Yorkshire Specialist Register of Cancer in Children and Young People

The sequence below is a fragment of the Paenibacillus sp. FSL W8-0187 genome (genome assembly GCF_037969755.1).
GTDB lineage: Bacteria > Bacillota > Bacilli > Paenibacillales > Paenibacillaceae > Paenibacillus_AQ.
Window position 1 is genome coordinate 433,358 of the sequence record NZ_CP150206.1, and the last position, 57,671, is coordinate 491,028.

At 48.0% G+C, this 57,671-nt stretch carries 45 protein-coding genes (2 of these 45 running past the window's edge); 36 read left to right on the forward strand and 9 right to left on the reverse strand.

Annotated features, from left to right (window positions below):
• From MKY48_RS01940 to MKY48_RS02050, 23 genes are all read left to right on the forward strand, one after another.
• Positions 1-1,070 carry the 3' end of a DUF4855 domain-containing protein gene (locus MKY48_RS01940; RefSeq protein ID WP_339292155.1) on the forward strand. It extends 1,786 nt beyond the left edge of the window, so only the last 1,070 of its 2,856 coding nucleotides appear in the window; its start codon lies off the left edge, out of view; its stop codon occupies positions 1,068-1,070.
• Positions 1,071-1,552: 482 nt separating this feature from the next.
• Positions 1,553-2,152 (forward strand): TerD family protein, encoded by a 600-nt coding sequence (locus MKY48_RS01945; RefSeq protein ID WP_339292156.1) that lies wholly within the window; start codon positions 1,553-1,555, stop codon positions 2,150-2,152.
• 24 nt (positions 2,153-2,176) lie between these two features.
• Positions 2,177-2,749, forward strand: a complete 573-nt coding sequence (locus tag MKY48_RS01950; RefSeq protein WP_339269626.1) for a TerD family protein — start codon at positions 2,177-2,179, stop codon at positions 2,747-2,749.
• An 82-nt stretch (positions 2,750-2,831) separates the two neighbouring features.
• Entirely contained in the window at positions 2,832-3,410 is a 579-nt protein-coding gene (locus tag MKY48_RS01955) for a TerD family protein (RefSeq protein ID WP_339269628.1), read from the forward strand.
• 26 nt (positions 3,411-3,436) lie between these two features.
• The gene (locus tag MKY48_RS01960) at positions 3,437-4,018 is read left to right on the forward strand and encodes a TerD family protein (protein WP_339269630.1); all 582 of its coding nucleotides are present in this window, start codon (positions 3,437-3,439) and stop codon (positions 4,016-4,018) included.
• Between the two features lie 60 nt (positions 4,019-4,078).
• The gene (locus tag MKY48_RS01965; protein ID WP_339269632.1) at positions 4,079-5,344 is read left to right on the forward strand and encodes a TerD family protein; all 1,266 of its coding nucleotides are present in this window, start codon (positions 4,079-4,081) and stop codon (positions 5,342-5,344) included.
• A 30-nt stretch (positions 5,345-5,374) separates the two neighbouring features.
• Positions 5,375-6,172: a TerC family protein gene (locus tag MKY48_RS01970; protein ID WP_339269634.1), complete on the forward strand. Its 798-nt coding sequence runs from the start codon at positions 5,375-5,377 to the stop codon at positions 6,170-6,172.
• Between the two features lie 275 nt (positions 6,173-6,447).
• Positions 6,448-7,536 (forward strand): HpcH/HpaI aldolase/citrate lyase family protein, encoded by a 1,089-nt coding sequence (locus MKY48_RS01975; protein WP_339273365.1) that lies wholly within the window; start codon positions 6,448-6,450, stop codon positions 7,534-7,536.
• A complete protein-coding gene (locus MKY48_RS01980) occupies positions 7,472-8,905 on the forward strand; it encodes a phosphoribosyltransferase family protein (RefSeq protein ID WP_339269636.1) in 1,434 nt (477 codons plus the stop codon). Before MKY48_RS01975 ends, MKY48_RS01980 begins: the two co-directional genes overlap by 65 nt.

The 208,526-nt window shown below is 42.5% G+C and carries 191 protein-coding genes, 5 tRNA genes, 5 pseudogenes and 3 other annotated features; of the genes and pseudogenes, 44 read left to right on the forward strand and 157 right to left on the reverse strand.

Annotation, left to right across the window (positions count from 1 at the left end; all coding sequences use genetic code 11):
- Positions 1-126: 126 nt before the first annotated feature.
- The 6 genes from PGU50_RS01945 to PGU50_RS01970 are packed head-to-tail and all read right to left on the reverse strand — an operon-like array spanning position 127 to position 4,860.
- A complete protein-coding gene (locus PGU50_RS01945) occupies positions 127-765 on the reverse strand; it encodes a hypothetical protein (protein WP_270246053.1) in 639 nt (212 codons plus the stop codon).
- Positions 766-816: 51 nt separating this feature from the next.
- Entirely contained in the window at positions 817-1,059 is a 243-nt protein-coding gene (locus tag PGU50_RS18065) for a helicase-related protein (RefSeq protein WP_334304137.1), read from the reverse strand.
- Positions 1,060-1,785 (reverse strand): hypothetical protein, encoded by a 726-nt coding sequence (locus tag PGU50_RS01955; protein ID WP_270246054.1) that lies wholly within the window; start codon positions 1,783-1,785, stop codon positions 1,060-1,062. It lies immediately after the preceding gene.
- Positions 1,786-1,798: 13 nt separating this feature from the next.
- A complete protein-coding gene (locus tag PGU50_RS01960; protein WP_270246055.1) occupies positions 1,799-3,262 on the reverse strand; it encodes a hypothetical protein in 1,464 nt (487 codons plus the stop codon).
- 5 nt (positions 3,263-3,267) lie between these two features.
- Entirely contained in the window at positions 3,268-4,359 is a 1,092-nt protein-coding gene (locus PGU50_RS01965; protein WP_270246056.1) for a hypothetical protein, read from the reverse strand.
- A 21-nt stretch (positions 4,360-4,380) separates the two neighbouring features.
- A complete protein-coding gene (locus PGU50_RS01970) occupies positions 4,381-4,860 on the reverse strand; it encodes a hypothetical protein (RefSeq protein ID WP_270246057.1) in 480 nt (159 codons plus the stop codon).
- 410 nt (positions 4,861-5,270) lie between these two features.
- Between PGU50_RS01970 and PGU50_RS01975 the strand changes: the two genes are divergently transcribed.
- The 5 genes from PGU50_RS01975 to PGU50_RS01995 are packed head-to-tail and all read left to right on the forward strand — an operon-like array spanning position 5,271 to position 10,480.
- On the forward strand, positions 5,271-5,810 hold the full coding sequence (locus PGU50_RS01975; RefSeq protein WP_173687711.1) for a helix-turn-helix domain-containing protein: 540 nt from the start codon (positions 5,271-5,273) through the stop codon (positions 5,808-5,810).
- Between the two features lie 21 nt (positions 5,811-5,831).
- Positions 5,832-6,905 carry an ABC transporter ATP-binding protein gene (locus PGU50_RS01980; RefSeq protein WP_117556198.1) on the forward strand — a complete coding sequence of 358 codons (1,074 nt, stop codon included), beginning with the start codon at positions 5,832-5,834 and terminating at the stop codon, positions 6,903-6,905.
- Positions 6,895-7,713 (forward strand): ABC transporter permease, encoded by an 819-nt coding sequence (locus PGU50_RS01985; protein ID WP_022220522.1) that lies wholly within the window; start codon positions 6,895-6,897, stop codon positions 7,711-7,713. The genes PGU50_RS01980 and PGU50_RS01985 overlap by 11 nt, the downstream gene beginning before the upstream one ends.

A regional asset for Yorkshire and Humber Data, a population-based database of all children and young people (0–29 yrs) diagnosed with cancer residing in the Yorkshire and Humber region in England (10,000 tumour registrations in children aged 0-14 years. A regional asset for Yorkshire and Humber Data, a population-based database of all children and young people (0–29 years) diagnosed with cancer residing in the Yorkshire and Humber region in England (10,000 tumour registrations in children aged 0-14 years since 1974 and Adolescents and Young Adults aged 15-29 years since 1990). The database contains detailed information on clinical prognostic factors including detailed treatment and stage information. A unique quality of the Yorkshire Register is that it has pre-linked data with hospital admissions datasets including inpatient, outpatient, A&E, Mental Health HES which has been used to explore long-term morbidity in the cohort. Primary care linked data have been requested and are pending. Linked educational attainment and unemployment/social benefits data are currently being sought (ethical approval in place). Demand is largely underpinned by ongoing epidemiological and cancer outcomes requests from University postgraduate researchers, PGT students, and other children’s tumour registers. However, pharma has also requested some of the registry data. Ethics and Research Governance are all current, the former approved as a Research Database by the Northern & Yorkshire MREC (Ref MREC 0/3/1) from which data can be requested by external researchers, and approval from the Health Research Authority Confidentiality Advisory Group to process identifiable patient data without consent (Ref—CAG 1-07(b)/2014). The Register goes beyond the dataset held by NCRAS in having much more rich and detailed treatment histories of every patient through active follow-up so beyond the traditional 6-month window since diagnosis used by NCRAS, as well as more complete tumour staging information. Register also records any cancer recurrence alongside any subsequent treatment received. The Yorkshire Specialist Register of Cancer in Children and Young People exists primarily to underpin epidemiological research examining the patterns and causes of cancer in children and young people and to facilitate health services research describing the patient experience in the context of care received by health professionals. The YSRCCYP is an established information resource for local clinicians and commissioners, and forms the basis for national and international collaborative research. The core aims of the YSRCCYP are to: • Maintain the accurate and complete collection of clinical and socio-demographic data on children, teenagers and young adults with cancer in Yorkshire, specifically information not otherwise available from other routine NHS sources. • Investigate the effectiveness of healthcare delivery for children and young people, specifically the impact on survival and long-term health. • Undertake epidemiological research, comprising incidence and survival analyses. • Describe environmental risk factors for childhood and young adult cancer. Example of three recent research studies by the Yorkshire Register research team are as follows: 1. Respiratory morbidity in young people surviving cancer: Population based study of hospital admissions, treatment related risk factors and subsequent mortality (Smith et al, 2019) Respiratory diseases are a major cause of late morbidity and mortality amongst childhood cancer survivors. This population-based study provides comprehensive analysis of hospitalisations for respiratory conditions, the associated risks of admission by earlier cancer treatment and trends in readmissions and subsequent mortality in long-term survivors of cancers diagnosed under 30 years. The risk of hospitalisation was significantly higher in cancer survivors compared to the general population. Treatment with chemotherapy with known lung toxicity was associated with an increased risk of admissions for all respiratory disease especially pneumonia. Subsequent mortality was highest in those admitted for pneumonia compared to other respiratory conditions. 2. Long term survival after childhood acute lymphoblastic leukaemia: population-based trends in cure and relapse by clinical characteristics (Smith et al, 2018) Statistical “cure models” provide additional metrics useful to identify and describe trends in survival. Additional measures include the proportion cured which is a summary of the long term survival and the median survival of the uncured which give information on those who are not long-term survivors. In this study we used a statistical cure model to explore trends in long-term survival and relapse for childhood acute lymphoblastic leukaemia (ALL) over time and by clinical characteristics. The proportion of patients cured, defined either by overall survival or relapse free survival, has increased over time while there was slight decrease in the median survival time of the uncured. We also observed a significant reduction in the risk of relapse over time. 3. Comparison of ethnic group classification using naming analysis and routinely collected data (Smith et al, 2017) In this study we compared cancer incidence trends using different methods for assigning ethnic groups to individuals: 1 – using ethnic group recorded in hospital medical records, 2 – using a naming software program to assign an ethnic group based on the ethnic origins of the individuals and 3 – using a combination of both processes. We found that using different methods of assigning ethnicity can result in different estimates of ethnic variation in cancer incidence. Combining ethnicity from multiple sources results in a more complete estimate of ethnicity than the use of one single source. https://medicinehealth.leeds.ac.uk/leeds-institute-cardiovascular-metabolic-medicine/doc/yorkshire-specialist-register-cancer-children-young-people